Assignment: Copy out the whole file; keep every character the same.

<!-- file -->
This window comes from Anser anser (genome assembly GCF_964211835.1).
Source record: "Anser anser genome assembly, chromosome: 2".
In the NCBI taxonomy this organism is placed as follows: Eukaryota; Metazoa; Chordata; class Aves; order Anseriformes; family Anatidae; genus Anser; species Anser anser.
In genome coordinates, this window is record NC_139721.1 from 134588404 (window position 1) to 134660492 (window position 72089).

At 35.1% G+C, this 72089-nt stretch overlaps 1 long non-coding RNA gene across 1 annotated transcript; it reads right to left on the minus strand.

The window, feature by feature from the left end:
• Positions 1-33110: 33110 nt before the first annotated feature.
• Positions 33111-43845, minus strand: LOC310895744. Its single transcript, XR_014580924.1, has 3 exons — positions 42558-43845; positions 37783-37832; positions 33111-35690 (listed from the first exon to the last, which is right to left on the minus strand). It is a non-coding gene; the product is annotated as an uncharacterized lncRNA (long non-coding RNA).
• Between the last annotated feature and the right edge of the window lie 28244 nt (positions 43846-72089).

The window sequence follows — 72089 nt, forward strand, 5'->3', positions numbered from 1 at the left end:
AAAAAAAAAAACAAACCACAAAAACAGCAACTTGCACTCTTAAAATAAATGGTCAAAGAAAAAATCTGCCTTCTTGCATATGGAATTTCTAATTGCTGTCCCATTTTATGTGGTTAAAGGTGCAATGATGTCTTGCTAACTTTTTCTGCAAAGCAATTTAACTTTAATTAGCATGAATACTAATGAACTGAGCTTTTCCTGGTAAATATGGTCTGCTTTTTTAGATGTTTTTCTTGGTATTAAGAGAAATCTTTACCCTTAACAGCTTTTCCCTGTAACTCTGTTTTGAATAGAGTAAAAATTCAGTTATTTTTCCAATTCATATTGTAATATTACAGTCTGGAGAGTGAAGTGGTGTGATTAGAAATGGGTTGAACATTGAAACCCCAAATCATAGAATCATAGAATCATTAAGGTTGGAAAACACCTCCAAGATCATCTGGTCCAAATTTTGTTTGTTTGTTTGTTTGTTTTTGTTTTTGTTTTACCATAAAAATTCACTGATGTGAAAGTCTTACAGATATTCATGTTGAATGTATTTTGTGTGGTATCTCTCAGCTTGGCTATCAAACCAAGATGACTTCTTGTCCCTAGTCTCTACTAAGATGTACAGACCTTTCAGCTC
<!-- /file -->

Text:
This window comes from Anser anser (genome assembly GCF_964211835.1).
Source record: "Anser anser genome assembly, chromosome: 2".
In the NCBI taxonomy this organism is placed as follows: Eukaryota; Metazoa; Chordata; class Aves; order Anseriformes; family Anatidae; genus Anser; species Anser anser.
In genome coordinates, this window is record NC_139721.1 from 134588404 (window position 1) to 134660492 (window position 72089).

At 35.1% G+C, this 72089-nt stretch overlaps 1 long non-coding RNA gene across 1 annotated transcript; it reads right to left on the minus strand.

The window, feature by feature from the left end:
• Positions 1-33110: 33110 nt before the first annotated feature.
• Positions 33111-43845, minus strand: LOC310895744. Its single transcript, XR_014580924.1, has 3 exons — positions 42558-43845; positions 37783-37832; positions 33111-35690 (listed from the first exon to the last, which is right to left on the minus strand). It is a non-coding gene; the product is annotated as an uncharacterized lncRNA (long non-coding RNA).
• Between the last annotated feature and the right edge of the window lie 28244 nt (positions 43846-72089).

The window sequence follows — 72089 nt, forward strand, 5'->3', positions numbered from 1 at the left end:
AAAAAAAAAAACAAACCACAAAAACAGCAACTTGCACTCTTAAAATAAATGGTCAAAGAAAAAATCTGCCTTCTTGCATATGGAATTTCTAATTGCTGTCCCATTTTATGTGGTTAAAGGTGCAATGATGTCTTGCTAACTTTTTCTGCAAAGCAATTTAACTTTAATTAGCATGAATACTAATGAACTGAGCTTTTCCTGGTAAATATGGTCTGCTTTTTTAGATGTTTTTCTTGGTATTAAGAGAAATCTTTACCCTTAACAGCTTTTCCCTGTAACTCTGTTTTGAATAGAGTAAAAATTCAGTTATTTTTCCAATTCATATTGTAATATTACAGTCTGGAGAGTGAAGTGGTGTGATTAGAAATGGGTTGAACATTGAAACCCCAAATCATAGAATCATAGAATCATTAAGGTTGGAAAACACCTCCAAGATCATCTGGTCCAAATTTTGTTTGTTTGTTTGTTTGTTTTTGTTTTTGTTTTACCATAAAAATTCACTGATGTGAAAGTCTTACAGATATTCATGTTGAATGTATTTTGTGTGGTATCTCTCAGCTTGGCTATCAAACCAAGATGACTTCTTGTCCCTAGTCTCTACTAAGATGTACAGACCTTTCAGCTC